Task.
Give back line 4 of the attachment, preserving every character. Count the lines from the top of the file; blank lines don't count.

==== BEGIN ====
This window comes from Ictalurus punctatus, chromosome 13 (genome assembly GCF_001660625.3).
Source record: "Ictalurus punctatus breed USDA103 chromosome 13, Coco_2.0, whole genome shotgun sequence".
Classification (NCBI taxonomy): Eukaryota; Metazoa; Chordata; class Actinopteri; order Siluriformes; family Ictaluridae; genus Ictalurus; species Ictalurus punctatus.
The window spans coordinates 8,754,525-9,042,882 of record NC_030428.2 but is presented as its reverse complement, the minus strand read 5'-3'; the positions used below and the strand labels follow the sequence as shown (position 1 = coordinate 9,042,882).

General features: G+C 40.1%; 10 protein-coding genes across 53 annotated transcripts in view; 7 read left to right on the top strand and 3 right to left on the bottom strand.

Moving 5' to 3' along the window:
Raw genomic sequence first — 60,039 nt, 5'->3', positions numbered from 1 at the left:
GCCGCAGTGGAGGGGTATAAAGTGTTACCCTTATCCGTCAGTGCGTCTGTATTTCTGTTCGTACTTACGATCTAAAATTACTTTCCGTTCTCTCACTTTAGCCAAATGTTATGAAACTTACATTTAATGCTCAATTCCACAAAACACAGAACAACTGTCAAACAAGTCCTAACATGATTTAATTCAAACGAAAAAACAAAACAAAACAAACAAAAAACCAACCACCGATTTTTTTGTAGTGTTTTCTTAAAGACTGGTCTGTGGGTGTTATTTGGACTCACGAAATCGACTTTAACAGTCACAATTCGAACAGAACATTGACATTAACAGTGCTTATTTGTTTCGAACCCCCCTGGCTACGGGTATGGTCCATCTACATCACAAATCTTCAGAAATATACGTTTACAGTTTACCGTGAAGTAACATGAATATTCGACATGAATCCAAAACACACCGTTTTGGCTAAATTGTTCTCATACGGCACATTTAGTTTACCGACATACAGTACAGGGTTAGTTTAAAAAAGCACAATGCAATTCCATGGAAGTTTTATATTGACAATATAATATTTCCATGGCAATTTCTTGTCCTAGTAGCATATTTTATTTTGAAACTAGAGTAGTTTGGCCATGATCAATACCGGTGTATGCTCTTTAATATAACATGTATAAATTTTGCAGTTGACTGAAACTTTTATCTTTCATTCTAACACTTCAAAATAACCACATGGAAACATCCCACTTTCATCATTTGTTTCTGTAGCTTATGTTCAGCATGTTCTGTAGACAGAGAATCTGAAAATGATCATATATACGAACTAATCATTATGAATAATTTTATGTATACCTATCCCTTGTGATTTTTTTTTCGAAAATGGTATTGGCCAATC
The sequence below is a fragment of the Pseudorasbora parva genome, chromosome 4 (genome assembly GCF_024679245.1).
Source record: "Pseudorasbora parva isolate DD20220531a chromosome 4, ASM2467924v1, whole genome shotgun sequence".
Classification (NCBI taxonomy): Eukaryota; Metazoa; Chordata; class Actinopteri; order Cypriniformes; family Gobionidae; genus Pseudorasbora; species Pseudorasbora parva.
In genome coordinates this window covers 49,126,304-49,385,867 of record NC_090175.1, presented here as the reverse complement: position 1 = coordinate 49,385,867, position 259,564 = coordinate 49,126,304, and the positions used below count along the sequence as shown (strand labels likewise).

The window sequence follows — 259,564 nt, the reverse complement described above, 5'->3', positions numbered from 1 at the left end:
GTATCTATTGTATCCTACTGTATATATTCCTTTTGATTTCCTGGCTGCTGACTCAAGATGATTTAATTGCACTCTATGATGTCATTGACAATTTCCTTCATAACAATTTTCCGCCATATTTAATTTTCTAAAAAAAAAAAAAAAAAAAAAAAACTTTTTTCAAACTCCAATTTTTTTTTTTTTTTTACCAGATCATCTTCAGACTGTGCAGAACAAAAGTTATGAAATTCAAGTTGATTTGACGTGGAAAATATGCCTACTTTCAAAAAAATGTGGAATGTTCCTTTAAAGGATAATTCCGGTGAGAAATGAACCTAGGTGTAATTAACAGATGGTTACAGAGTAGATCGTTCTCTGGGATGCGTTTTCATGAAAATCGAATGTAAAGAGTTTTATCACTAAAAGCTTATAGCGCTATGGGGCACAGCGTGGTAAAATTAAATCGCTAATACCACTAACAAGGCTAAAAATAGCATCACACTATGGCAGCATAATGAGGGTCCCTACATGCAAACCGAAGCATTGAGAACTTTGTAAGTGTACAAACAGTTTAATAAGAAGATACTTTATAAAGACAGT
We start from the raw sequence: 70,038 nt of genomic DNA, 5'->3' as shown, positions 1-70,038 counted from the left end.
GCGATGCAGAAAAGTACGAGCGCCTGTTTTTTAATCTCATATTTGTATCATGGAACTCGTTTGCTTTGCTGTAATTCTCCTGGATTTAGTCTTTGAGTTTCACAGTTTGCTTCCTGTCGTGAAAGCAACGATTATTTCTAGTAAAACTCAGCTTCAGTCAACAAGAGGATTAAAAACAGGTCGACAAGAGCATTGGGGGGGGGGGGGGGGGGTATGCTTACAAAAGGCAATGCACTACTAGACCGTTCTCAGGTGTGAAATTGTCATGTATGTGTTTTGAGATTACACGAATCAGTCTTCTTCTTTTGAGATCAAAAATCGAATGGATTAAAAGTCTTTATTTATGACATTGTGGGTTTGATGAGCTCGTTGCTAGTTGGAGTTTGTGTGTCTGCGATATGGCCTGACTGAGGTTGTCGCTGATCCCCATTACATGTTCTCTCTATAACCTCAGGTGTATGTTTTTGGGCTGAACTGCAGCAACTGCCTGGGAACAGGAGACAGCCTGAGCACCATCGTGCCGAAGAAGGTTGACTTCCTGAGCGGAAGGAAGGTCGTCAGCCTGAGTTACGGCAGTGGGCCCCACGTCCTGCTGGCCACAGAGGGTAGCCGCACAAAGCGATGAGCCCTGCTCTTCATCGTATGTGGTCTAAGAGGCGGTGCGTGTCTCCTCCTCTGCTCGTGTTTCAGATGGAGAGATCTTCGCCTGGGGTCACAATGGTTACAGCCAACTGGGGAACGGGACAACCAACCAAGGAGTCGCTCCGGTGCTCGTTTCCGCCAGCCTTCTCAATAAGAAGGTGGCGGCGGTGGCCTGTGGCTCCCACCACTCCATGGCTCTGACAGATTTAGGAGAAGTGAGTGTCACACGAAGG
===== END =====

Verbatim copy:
The window spans coordinates 8,754,525-9,042,882 of record NC_030428.2 but is presented as its reverse complement, the minus strand read 5'-3'; the positions used below and the strand labels follow the sequence as shown (position 1 = coordinate 9,042,882).